Improving your conditioning involves long distance running & other cardio activities, high repetition bodyweight exercises & calisthenics like pushups & jumping jacks, and high intensity, explosive movements like burpees, sprinting, and boxing.
Power is similar to strength, but it includes a time aspect. You are moving something in a very short span of time. This movement is explosive. This can be a sprint, a punch, a throw, a kick, a jump, or a combination of sorts (like a clean).
Core Fitness is constantly engaged in some manner and is critical to the previous three components. Core fitness supports those movements.
It also supports inactivity like sitting or standing. Core fitness can be trained through static exercises (like a plank) or dynamic exercises (like an ab wheel rollout).
The various exercises are broken down into the following functions: anti-extension, anti-rotation, and anti-lateral flexion.
Check out our 4 part series on Real Core Training to learn more about these functions and start training your core for real.
Flexibility & Mobility
Flexibility & Mobility are also important to the first three components. A limited range of motion limits Strength, Conditioning, and Power as well as creates injury risks.
Flexibility typically refers to how far muscles can stretch through a range of motion.
Mobility typical refers to how much far joints can move through a range of motion
Balance & Coordination
Balance & Coordination support your strength, conditioning, and power too (surprise)! An example would be staying balanced and not falling over during lunge.
While the nervous system is active in all of theses components, the training of balance and coordination rely heavily on the central, peripheral, & autonomic nervous systems for improvement.
The Benefits of Fitness Training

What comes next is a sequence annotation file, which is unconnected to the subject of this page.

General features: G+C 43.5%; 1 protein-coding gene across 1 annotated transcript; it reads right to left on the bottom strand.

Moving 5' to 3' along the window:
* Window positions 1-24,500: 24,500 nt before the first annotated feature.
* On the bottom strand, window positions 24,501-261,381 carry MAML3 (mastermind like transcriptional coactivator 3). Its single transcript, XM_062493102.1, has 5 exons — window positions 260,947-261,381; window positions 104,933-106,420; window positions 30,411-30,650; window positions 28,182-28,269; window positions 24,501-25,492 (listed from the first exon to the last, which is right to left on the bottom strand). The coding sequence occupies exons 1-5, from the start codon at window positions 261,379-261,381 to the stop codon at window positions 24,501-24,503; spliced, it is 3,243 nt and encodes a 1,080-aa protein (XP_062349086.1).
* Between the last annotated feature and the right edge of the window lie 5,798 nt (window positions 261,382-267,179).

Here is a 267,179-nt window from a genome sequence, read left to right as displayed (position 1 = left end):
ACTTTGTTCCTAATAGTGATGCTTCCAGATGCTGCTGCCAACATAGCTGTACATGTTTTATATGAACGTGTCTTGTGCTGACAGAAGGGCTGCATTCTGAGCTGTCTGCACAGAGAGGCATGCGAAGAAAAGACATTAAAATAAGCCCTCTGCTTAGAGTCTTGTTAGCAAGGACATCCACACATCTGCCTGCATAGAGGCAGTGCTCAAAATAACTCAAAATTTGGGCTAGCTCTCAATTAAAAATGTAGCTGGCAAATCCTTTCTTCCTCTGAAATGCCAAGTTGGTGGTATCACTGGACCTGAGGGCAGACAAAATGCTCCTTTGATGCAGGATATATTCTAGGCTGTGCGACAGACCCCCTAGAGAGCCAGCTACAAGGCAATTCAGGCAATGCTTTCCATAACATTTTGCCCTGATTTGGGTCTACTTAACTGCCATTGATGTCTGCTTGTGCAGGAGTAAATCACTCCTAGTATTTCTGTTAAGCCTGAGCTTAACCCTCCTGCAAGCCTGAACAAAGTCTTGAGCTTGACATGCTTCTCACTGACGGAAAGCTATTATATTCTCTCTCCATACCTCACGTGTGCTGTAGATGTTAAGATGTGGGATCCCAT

There are many possible benefits, so let's just make a list:
1. Reduced risk of diseases and other health conditions. Example heart disease, type 2 diabetes, depression, some cancers, osteoporosis, and more.
2. May help you lose weight naturally. When you engage in fitness training, your body undergoes adaptations that lead to the improvements you see in the components we talked about above. Not only does the training itself burn calories, but those adaptations can lead to an increased metabolism and possibly even weight loss.
3. May help improve your mood and boost your energy levels. Exercise releases serotonin and other hormones that can have a positive effect on our moods. As your body adapts to your training, you might also find you have more energy. This is due to a lot of things: energy systems working more efficiently, a stronger body means daily tasks are less demanding, and improved cardiorespiratory system function means more efficient supply of oxygen and calories when needed.
4. Other benefits include improved sleep, strong muscles and bones, higher quality of life, longer life, more resilient to injuries and less likely to fall.
That's everything you need to know about fitness. Stay tuned as we dive deeper into fitness and nutrition related topics.